2022 Ford Mustang Mach-E GT Performance Image Credit: James Riswick
Ford thinks it can build profitable, segment-leading EVs by itself
Breakups happen for the right reasons, too, you know. Although it's too early to know for sure, it seems that's the case with Ford and Rivian, who have canceled their plans to collaborate on an electric vehicle. In April 2019, then-Ford CEO Jim Hackett invested $500 million in Rivian, the plan then being to develop a rugged electric SUV using Rivian technology. That turned into a Lincoln built on Rivian's platform, 86'ed in April 2020 not long after our global current troubles began. When Jim Farley took over as Ford CEO in October 2020, he led another $415 million investment in Rivian with the idea that the two companies would still collaborate on an EV. Considering what's happened just since last October, Farley told Automotive News, "When you compare today with when we originally made that investment, so much has changed: about our ability, about the brand's direction in both cases, and now it's more certain to us what we have to do. We want to invest in Rivian — we love their future as a company — but at this point we're going to develop our own vehicles."
Part of Farley's confidence comes from one in-house EV success and two that are making all the right noises before release. The Mach-E has so far done everything Ford wanted from it, exceeding production targets and boasting wait times for various trims stretching anywhere from five to seven months or more. Ford said the first year of E-Transit commercial van production is sold out with more than 24,000 reservations, and the F-150 Lightning pickup has attracted more than 160,000 reservations. Oh, and the initial production run of the Eluminator electric crate motor sold out lickety-split.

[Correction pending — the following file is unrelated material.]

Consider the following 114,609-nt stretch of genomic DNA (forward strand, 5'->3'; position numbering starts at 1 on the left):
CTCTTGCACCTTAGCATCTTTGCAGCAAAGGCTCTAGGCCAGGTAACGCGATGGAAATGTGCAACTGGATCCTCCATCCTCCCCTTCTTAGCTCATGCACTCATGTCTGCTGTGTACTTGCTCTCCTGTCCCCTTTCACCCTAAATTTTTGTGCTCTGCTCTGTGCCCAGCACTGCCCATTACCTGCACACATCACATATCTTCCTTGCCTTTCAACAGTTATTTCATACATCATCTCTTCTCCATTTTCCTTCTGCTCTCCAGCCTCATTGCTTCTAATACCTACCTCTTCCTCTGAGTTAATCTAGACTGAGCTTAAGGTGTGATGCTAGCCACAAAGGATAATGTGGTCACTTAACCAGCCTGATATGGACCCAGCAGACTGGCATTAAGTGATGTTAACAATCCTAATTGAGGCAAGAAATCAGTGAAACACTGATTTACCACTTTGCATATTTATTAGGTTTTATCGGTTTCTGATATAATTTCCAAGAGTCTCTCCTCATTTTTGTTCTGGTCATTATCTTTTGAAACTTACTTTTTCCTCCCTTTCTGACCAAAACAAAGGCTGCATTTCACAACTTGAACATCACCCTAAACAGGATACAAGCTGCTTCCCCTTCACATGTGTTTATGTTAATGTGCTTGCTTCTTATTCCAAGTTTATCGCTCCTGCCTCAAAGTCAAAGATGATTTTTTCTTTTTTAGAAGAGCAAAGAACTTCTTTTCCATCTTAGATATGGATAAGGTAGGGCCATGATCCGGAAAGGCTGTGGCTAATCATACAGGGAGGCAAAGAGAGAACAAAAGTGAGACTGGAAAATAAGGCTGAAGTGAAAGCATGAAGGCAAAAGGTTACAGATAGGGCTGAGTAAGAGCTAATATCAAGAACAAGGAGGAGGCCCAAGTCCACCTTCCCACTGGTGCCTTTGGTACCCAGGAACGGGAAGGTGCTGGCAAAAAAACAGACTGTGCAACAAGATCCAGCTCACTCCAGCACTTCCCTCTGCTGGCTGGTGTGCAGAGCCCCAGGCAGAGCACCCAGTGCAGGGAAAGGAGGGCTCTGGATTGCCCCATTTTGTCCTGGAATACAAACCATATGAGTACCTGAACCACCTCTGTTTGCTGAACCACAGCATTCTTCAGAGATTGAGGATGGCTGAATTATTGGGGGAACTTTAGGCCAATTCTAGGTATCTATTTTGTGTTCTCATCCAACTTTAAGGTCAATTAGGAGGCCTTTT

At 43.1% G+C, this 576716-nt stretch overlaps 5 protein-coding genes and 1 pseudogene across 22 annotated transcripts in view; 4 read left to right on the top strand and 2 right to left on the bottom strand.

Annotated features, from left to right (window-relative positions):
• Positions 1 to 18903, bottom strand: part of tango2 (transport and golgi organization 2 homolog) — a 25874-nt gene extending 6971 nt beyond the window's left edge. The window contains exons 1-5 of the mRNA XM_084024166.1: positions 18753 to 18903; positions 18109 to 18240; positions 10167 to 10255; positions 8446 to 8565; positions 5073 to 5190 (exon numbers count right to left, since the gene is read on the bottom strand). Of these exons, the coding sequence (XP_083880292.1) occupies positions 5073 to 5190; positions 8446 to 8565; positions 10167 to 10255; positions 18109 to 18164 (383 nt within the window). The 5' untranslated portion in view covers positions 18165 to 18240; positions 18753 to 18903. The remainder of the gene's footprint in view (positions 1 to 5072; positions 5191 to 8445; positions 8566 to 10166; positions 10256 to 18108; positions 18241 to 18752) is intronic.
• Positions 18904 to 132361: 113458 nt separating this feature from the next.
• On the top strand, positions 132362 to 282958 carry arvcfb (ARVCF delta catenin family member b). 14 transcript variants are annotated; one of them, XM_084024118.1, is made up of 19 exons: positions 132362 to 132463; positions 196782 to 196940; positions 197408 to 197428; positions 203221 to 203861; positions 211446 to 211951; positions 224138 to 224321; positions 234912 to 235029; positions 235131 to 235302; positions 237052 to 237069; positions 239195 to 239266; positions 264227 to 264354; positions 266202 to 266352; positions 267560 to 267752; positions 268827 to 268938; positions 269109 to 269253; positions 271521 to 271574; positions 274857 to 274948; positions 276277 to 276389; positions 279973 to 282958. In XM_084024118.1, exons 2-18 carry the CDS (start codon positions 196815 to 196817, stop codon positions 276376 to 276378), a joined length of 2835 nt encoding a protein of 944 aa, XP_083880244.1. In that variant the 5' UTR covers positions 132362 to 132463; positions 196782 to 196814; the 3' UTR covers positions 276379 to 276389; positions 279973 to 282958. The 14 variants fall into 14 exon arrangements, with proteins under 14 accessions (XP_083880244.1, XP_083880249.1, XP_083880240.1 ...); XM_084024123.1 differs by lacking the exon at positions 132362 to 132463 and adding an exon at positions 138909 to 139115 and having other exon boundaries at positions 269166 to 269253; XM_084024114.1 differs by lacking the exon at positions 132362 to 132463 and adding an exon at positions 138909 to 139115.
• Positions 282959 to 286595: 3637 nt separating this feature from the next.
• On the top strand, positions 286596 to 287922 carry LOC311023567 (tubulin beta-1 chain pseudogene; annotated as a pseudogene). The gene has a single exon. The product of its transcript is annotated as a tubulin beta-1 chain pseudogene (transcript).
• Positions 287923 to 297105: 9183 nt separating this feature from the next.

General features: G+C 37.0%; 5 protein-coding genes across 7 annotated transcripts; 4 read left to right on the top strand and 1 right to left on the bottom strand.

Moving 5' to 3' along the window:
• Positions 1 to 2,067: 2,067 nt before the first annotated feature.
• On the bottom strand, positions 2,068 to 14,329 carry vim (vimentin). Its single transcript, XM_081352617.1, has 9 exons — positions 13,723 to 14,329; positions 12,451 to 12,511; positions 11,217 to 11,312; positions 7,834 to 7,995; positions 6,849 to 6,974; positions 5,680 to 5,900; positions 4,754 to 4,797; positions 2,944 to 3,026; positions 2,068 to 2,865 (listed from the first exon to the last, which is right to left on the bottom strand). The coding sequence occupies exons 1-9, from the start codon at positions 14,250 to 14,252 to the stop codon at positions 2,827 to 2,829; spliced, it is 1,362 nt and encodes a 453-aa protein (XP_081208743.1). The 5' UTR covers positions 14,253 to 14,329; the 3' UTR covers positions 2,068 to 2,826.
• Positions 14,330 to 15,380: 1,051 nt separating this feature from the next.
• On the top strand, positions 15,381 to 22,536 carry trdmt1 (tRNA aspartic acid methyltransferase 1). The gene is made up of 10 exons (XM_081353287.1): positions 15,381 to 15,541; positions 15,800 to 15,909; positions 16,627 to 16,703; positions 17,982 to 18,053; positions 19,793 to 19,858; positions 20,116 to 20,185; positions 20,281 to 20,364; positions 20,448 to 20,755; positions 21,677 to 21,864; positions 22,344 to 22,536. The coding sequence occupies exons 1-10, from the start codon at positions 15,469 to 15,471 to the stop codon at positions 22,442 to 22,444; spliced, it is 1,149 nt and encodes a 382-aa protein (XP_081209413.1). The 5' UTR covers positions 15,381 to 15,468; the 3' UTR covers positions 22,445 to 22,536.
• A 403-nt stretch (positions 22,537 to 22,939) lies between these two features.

Furthermore, Ford's taking control of its overall vehicle future, especially in the EV segment. The automaker's plowing investments into EV campuses in Tennessee and Kentucky, building three more battery production facilities in the U.S. that will double annual production capacity to roughly 129 gigawatt hours, developing in-house software and getting much more involved in its supply chain. The automaker has doubled its EV production target to 600,000 units per year by the end of 2023. Achieving that would make Ford the second-largest EV maker after Tesla. So now Farley's like, "Guys, we got this." Those are our words, not his, but the effect is the same.
Ford will maintain its 12% stake in Rivian and make a little more cream on top, with Ford subsidiary Troy Design and Manufacturing contracted to supply parts for the Rivian R1 pickup.
Rivian, facing its own demand challenges, put out a statement reading in part, "Our relationship with Ford is an important part of our journey ... Ford remains an investor and ally on our shared path to an electrified future."